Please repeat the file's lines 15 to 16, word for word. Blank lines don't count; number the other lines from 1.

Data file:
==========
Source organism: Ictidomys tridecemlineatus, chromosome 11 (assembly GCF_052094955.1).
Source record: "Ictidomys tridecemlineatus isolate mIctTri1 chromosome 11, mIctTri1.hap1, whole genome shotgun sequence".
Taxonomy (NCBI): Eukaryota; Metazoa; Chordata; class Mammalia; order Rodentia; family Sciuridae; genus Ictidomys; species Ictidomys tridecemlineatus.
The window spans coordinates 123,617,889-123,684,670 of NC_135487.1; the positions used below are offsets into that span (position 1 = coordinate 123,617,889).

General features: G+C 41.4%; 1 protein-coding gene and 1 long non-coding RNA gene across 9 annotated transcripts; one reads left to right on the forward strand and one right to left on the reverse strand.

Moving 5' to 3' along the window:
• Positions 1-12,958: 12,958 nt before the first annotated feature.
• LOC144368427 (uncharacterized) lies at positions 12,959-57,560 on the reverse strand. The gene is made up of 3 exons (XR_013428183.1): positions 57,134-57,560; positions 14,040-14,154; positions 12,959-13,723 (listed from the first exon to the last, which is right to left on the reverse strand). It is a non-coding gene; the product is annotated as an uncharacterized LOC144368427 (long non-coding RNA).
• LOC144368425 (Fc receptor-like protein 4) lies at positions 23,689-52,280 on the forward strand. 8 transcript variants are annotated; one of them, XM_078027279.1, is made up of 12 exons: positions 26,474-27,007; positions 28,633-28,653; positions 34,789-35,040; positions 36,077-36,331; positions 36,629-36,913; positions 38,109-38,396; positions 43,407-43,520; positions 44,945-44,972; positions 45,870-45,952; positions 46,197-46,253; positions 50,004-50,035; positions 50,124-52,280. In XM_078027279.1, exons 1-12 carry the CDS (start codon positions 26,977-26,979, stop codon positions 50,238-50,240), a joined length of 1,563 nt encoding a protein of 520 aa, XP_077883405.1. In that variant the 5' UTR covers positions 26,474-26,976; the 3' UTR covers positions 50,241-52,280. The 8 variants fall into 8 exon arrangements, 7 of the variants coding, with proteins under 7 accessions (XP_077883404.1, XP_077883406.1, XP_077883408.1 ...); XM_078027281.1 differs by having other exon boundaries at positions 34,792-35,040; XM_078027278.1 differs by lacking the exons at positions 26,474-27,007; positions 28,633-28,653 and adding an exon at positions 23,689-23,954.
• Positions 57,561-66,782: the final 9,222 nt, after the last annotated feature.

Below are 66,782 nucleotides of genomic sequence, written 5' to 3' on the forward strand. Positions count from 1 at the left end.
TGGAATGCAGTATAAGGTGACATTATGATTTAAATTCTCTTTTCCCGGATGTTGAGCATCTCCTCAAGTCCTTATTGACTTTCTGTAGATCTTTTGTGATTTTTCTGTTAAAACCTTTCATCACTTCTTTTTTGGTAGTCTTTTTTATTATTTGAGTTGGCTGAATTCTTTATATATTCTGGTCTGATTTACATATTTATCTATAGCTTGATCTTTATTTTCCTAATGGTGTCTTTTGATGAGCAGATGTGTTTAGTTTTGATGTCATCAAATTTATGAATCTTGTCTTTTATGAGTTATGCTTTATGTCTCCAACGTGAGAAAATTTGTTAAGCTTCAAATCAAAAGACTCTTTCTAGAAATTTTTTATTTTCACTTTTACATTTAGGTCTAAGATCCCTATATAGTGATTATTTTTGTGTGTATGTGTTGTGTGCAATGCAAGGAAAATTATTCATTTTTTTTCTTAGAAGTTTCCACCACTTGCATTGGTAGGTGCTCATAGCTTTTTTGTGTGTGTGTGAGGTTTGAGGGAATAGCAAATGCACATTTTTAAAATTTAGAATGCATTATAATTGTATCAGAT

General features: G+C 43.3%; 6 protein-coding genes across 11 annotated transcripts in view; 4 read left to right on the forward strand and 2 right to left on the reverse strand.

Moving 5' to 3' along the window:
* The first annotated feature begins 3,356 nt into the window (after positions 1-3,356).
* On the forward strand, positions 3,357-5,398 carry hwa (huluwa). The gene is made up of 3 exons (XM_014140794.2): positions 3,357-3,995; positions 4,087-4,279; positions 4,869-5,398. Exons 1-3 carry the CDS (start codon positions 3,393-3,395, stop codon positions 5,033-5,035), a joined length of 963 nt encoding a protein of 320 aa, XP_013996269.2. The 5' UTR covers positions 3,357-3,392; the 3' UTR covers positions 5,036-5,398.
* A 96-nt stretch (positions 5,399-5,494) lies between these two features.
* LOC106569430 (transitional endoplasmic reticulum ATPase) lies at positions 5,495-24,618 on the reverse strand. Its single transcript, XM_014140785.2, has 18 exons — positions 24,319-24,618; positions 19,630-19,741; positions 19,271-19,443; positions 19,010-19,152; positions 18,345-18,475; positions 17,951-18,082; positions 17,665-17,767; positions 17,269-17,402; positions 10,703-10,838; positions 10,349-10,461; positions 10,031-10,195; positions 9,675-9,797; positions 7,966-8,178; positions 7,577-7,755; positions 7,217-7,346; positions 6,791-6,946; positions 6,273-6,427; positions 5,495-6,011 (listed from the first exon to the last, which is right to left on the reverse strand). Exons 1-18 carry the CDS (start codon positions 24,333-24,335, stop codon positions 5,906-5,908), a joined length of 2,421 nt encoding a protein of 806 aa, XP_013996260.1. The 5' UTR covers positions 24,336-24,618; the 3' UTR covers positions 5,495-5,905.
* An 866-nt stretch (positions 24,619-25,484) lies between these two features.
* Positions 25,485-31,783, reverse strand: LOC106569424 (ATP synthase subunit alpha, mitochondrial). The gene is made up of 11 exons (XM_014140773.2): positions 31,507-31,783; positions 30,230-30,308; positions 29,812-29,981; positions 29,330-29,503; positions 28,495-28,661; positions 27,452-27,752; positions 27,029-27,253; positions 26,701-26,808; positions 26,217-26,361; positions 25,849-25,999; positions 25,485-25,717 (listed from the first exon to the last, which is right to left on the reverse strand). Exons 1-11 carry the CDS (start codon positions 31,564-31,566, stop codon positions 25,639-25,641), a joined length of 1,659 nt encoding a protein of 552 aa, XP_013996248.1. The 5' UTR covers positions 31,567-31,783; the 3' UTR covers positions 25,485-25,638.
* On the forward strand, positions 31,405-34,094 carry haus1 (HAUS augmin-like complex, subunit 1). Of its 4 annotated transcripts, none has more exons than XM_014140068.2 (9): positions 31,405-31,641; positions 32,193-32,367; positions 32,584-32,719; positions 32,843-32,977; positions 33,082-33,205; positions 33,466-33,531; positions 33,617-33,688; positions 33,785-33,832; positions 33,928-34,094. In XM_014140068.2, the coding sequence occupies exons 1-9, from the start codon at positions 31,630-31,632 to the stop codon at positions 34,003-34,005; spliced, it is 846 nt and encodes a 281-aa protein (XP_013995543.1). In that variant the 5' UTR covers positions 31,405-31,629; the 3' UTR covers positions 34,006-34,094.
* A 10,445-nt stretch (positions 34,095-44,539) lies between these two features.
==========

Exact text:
* The first annotated feature begins 3,356 nt into the window (after positions 1-3,356).
* On the forward strand, positions 3,357-5,398 carry hwa (huluwa). The gene is made up of 3 exons (XM_014140794.2): positions 3,357-3,995; positions 4,087-4,279; positions 4,869-5,398. Exons 1-3 carry the CDS (start codon positions 3,393-3,395, stop codon positions 5,033-5,035), a joined length of 963 nt encoding a protein of 320 aa, XP_013996269.2. The 5' UTR covers positions 3,357-3,392; the 3' UTR covers positions 5,036-5,398.